Print this Page

Screening Tests - Which Ones Should You Consider

Authored By: Lonna Battles on 12/22/2021

As we head into the new year, it’s a perfect time to take stock of many things, including both your physical and financial health. Have you given thought lately to what you’ve had for screening tests and/or if you need to be more proactive. Of course, not all tests are needed by everyone. There are other factors to consider such as your age, family history, if you have existing health conditions, etc. In this blog we will touch upon some of the more common screening tests. Again, these may not be applicable to everyone, but they are tests to consider. Keep in mind early detection can prevent a more serious illness or disease, as well as saving you on medical expenses, since catching something early on can result in a better outcome. 

In this Get Fit series we discuss being not only physically fit but also financially fit. Often the two go hand in hand. Even with health insurance, medical costs can put a strain on your wallet adding to the stress of dealing with an illness. This is why screening tests are so important.   
So… let’s define a screening test. A screening test is done to detect potential diseases or illnesses in people who do not have any symptoms of a disorder. The goal of early detection is to reduce the risks of disease and treat discovered issues effectively. A screening test is valuable because of its ability to detect potential problems while minimizing unclear or ambiguous results. While screening tests are not 100% accurate in all cases, it is still better to get them at the appropriate times than not get them at all.

Below are a few popular screening tests:


Usually recommended for age 50 or older but this also depends on your family history. It is an exam used to detect abnormalities in the large intestine and the rectum. During a colonoscopy a tube is inserted in the rectum. It has a tiny camera at the end which allows the doctor to view the inside of the intestine. While the “prep” is not pleasant, most people state that it is a painless procedure.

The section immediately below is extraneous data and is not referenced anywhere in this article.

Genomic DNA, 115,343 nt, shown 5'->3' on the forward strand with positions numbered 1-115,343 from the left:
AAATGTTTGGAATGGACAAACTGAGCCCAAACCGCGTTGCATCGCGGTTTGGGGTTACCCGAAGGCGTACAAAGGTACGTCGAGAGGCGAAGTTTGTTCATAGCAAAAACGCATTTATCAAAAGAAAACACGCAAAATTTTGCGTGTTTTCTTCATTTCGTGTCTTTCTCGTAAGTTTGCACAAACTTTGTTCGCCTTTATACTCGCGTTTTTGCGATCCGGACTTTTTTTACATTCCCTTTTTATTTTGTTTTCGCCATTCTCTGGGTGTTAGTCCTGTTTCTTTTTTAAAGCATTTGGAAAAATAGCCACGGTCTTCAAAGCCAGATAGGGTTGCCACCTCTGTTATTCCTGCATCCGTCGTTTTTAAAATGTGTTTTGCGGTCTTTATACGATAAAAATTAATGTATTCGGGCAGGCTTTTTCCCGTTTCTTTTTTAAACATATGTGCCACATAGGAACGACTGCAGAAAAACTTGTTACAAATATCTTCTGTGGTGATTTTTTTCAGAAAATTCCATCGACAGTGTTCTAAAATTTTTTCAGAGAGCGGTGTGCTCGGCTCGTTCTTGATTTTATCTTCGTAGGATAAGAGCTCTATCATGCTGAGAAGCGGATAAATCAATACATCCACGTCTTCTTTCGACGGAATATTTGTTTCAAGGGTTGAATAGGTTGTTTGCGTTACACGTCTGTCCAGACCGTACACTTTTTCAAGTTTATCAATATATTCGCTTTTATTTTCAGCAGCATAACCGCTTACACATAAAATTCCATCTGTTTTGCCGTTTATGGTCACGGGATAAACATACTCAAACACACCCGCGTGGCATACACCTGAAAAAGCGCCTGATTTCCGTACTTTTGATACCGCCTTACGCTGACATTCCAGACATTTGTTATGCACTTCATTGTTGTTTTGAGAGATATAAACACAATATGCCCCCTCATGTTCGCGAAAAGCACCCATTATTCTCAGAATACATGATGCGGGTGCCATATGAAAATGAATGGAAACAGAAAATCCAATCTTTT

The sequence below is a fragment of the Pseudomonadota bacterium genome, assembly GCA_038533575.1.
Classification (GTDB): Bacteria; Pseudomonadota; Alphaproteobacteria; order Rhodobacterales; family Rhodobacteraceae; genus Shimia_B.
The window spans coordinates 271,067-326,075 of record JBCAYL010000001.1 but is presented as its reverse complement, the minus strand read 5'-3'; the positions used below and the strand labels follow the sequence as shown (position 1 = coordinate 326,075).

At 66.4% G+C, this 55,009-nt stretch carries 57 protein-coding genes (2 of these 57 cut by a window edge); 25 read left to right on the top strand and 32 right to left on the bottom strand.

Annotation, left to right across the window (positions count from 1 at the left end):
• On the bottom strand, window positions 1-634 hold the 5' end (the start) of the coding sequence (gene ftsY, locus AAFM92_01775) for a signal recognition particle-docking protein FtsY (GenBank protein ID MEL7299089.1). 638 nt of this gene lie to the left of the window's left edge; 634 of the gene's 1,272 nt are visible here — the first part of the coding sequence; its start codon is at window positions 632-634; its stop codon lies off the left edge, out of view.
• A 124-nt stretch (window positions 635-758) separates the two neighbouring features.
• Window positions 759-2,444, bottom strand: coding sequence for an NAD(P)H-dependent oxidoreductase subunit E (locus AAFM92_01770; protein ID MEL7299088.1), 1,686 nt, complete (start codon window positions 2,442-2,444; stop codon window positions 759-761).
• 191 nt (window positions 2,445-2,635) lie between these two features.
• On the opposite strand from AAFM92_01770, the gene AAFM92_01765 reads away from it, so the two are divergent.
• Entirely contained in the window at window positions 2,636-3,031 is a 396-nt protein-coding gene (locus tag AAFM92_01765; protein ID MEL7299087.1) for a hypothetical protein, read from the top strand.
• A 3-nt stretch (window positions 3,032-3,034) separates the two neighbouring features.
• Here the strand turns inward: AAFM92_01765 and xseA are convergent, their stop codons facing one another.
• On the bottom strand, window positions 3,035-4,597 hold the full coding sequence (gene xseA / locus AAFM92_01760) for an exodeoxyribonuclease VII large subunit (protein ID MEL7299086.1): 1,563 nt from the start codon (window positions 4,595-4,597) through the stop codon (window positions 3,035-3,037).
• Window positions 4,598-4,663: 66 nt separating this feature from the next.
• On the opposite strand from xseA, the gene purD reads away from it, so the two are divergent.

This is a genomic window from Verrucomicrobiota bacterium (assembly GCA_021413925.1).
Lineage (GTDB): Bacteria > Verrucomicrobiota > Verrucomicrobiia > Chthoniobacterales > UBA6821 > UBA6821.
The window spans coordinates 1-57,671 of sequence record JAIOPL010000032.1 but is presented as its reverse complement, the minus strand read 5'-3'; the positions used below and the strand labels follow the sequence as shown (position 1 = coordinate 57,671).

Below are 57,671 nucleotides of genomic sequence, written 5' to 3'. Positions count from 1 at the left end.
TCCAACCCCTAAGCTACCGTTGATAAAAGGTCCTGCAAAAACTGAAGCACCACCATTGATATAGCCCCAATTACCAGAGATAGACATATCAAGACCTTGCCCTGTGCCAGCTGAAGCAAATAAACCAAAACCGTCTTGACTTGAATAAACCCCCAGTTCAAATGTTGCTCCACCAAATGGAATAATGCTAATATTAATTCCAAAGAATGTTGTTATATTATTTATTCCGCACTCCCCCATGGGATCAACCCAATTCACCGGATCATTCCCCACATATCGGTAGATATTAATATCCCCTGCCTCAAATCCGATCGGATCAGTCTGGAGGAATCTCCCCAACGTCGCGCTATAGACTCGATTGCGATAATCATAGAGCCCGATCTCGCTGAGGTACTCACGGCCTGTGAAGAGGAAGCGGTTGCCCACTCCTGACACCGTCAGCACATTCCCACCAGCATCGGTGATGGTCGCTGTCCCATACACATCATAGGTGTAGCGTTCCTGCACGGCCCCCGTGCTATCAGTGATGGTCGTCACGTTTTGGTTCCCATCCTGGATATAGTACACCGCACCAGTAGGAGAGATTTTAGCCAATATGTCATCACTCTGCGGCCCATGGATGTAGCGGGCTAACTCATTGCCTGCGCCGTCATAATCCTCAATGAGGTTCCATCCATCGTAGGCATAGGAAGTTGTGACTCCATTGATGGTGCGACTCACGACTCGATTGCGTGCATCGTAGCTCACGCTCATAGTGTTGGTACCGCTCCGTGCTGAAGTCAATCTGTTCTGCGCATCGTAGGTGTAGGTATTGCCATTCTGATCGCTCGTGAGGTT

This is an exam used to detect breast cancer or any abnormalities in the breast tissue. The age when you should get this exam differs. Mayo Clinic recommends mammograms begin at age 40 and continue annually. If there is an area of concern detected on the screening, an ultrasound may be suggested to further examine the area. 

Pap Smear

This is an important screening test, especially for women under 65 who are sexually active. It helps to detect cancer even before symptoms show. During this exam a gynecologist takes a sampling of cells from the cervix and examines them. Some practices also recommend getting screened for the HPV (human papilloma virus) at the same time.

Cholesterol Screening 

This screening is performed via blood tests. Patients with high cholesterol levels have an increased risk for cardiovascular disease due to an increase in fatty deposits within the blood vessels. The Mayo Clinic states that high cholesterol can be inherited but it can also be caused by unhealthy lifestyle choices. That means it may be treatable and preventable. High cholesterol has no symptoms, but a healthy diet and exercise, and for some, medication, can help reduce high cholesterol. 

Prostate Specific Antigen (PSA) 

This is a blood test for males that measures the PSA levels in the blood. The prostate-specific antigens can be elevated in the case of prostate cancer, but it could be related to other concerns. An antigen is any substance that evokes a response from a person’s immune system. According to Healthline, PSA tests are recommended for men that are at high risk as early as 40 years old In otherwise healthy men, it is considered at age 50.


This is a blood test which measures your blood sugar levels. The American Diabetic Association (ADA) recommends getting your blood sugar levels tested at age 45. With prediabetes your blood sugar level is higher than normal and puts you at risk for diabetes. 
These are just a few recommended screens for common diseases. It may be a good conversation to have with your physician at your next appointment. In fact, why not create a list of tests, and screenings to see if your doctor feels they’re right for you?  It’s always good to take preventive measures when possible. 

Photo by Mikhail Nilov from Pexels



Looking for more blog on Staying Fit - Physically, Mentally, and Financially:

« Return to "Money Talk Blog"
No comments have been posted yet.
Post Comment

(Only last initial will display on comment)

(Not displayed on Comment)

Security Code:
What's this?
Go to main navigation